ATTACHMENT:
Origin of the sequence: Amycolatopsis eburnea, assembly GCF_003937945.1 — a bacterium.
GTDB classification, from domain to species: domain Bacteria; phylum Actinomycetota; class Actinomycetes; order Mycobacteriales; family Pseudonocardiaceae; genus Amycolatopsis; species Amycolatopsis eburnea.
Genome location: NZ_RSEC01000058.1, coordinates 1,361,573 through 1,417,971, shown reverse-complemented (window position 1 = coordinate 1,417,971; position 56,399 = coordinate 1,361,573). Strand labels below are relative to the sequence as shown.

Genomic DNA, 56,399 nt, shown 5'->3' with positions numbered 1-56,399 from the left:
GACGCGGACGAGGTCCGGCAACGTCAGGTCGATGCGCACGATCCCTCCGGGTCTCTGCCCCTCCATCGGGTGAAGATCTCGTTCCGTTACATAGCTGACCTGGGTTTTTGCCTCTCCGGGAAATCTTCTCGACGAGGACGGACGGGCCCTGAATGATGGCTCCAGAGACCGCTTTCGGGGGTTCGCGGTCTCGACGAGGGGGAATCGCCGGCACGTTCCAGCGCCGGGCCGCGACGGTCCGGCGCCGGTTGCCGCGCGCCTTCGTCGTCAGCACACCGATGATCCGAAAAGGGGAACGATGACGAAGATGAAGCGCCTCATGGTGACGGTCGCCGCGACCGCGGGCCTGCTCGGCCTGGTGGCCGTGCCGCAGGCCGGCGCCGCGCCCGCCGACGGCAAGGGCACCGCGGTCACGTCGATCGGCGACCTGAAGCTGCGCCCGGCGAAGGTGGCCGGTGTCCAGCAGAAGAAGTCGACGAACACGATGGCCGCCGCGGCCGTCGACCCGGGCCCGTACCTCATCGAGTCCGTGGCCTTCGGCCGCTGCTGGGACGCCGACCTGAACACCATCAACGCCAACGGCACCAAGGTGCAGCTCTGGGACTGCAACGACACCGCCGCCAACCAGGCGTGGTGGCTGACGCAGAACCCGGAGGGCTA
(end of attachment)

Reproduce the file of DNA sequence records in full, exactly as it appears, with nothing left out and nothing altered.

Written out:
Origin of the sequence: Amycolatopsis eburnea, assembly GCF_003937945.1 — a bacterium.
GTDB classification, from domain to species: domain Bacteria; phylum Actinomycetota; class Actinomycetes; order Mycobacteriales; family Pseudonocardiaceae; genus Amycolatopsis; species Amycolatopsis eburnea.
Genome location: NZ_RSEC01000058.1, coordinates 1,361,573 through 1,417,971, shown reverse-complemented (window position 1 = coordinate 1,417,971; position 56,399 = coordinate 1,361,573). Strand labels below are relative to the sequence as shown.

Genomic DNA, 56,399 nt, shown 5'->3' with positions numbered 1-56,399 from the left:
GACGCGGACGAGGTCCGGCAACGTCAGGTCGATGCGCACGATCCCTCCGGGTCTCTGCCCCTCCATCGGGTGAAGATCTCGTTCCGTTACATAGCTGACCTGGGTTTTTGCCTCTCCGGGAAATCTTCTCGACGAGGACGGACGGGCCCTGAATGATGGCTCCAGAGACCGCTTTCGGGGGTTCGCGGTCTCGACGAGGGGGAATCGCCGGCACGTTCCAGCGCCGGGCCGCGACGGTCCGGCGCCGGTTGCCGCGCGCCTTCGTCGTCAGCACACCGATGATCCGAAAAGGGGAACGATGACGAAGATGAAGCGCCTCATGGTGACGGTCGCCGCGACCGCGGGCCTGCTCGGCCTGGTGGCCGTGCCGCAGGCCGGCGCCGCGCCCGCCGACGGCAAGGGCACCGCGGTCACGTCGATCGGCGACCTGAAGCTGCGCCCGGCGAAGGTGGCCGGTGTCCAGCAGAAGAAGTCGACGAACACGATGGCCGCCGCGGCCGTCGACCCGGGCCCGTACCTCATCGAGTCCGTGGCCTTCGGCCGCTGCTGGGACGCCGACCTGAACACCATCAACGCCAACGGCACCAAGGTGCAGCTCTGGGACTGCAACGACACCGCCGCCAACCAGGCGTGGTGGCTGACGCAGAACCCGGAGGGCTA